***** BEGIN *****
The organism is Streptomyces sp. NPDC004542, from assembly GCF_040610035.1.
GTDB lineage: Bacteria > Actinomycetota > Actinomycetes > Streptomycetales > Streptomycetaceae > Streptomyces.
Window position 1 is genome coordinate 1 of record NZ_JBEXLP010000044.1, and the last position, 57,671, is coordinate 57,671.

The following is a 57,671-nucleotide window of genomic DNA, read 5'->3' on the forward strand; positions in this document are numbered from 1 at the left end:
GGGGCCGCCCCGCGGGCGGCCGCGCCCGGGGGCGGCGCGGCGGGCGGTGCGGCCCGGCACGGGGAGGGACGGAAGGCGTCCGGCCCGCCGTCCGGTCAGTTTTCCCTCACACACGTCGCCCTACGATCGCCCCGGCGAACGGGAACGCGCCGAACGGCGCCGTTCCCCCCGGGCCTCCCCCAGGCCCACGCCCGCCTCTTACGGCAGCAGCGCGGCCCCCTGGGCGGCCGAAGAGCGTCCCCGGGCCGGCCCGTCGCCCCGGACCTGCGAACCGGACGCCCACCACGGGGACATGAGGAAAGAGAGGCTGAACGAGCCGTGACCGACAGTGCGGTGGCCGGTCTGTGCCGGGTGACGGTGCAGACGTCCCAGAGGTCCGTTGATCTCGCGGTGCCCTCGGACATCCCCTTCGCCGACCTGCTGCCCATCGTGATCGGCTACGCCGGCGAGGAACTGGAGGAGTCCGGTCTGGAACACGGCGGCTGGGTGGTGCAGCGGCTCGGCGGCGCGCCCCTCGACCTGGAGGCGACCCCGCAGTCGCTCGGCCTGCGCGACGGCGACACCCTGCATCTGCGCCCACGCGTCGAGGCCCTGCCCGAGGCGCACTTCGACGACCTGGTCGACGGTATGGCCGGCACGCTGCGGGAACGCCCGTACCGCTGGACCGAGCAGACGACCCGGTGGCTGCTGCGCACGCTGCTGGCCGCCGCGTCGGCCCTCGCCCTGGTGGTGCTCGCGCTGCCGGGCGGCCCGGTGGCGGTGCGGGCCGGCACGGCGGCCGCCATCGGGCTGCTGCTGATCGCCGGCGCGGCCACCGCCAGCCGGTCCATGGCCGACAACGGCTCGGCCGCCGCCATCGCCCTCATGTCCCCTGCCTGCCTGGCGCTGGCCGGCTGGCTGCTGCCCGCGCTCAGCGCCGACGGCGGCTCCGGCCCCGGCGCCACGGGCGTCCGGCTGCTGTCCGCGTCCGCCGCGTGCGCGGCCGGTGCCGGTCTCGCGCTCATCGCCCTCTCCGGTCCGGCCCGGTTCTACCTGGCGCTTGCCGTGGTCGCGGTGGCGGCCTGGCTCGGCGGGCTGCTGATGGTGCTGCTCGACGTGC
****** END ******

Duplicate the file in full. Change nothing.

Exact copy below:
The organism is Streptomyces sp. NPDC004542, from assembly GCF_040610035.1.
GTDB lineage: Bacteria > Actinomycetota > Actinomycetes > Streptomycetales > Streptomycetaceae > Streptomyces.
Window position 1 is genome coordinate 1 of record NZ_JBEXLP010000044.1, and the last position, 57,671, is coordinate 57,671.

The following is a 57,671-nucleotide window of genomic DNA, read 5'->3' on the forward strand; positions in this document are numbered from 1 at the left end:
GGGGCCGCCCCGCGGGCGGCCGCGCCCGGGGGCGGCGCGGCGGGCGGTGCGGCCCGGCACGGGGAGGGACGGAAGGCGTCCGGCCCGCCGTCCGGTCAGTTTTCCCTCACACACGTCGCCCTACGATCGCCCCGGCGAACGGGAACGCGCCGAACGGCGCCGTTCCCCCCGGGCCTCCCCCAGGCCCACGCCCGCCTCTTACGGCAGCAGCGCGGCCCCCTGGGCGGCCGAAGAGCGTCCCCGGGCCGGCCCGTCGCCCCGGACCTGCGAACCGGACGCCCACCACGGGGACATGAGGAAAGAGAGGCTGAACGAGCCGTGACCGACAGTGCGGTGGCCGGTCTGTGCCGGGTGACGGTGCAGACGTCCCAGAGGTCCGTTGATCTCGCGGTGCCCTCGGACATCCCCTTCGCCGACCTGCTGCCCATCGTGATCGGCTACGCCGGCGAGGAACTGGAGGAGTCCGGTCTGGAACACGGCGGCTGGGTGGTGCAGCGGCTCGGCGGCGCGCCCCTCGACCTGGAGGCGACCCCGCAGTCGCTCGGCCTGCGCGACGGCGACACCCTGCATCTGCGCCCACGCGTCGAGGCCCTGCCCGAGGCGCACTTCGACGACCTGGTCGACGGTATGGCCGGCACGCTGCGGGAACGCCCGTACCGCTGGACCGAGCAGACGACCCGGTGGCTGCTGCGCACGCTGCTGGCCGCCGCGTCGGCCCTCGCCCTGGTGGTGCTCGCGCTGCCGGGCGGCCCGGTGGCGGTGCGGGCCGGCACGGCGGCCGCCATCGGGCTGCTGCTGATCGCCGGCGCGGCCACCGCCAGCCGGTCCATGGCCGACAACGGCTCGGCCGCCGCCATCGCCCTCATGTCCCCTGCCTGCCTGGCGCTGGCCGGCTGGCTGCTGCCCGCGCTCAGCGCCGACGGCGGCTCCGGCCCCGGCGCCACGGGCGTCCGGCTGCTGTCCGCGTCCGCCGCGTGCGCGGCCGGTGCCGGTCTCGCGCTCATCGCCCTCTCCGGTCCGGCCCGGTTCTACCTGGCGCTTGCCGTGGTCGCGGTGGCGGCCTGGCTCGGCGGGCTGCTGATGGTGCTGCTCGACGTGC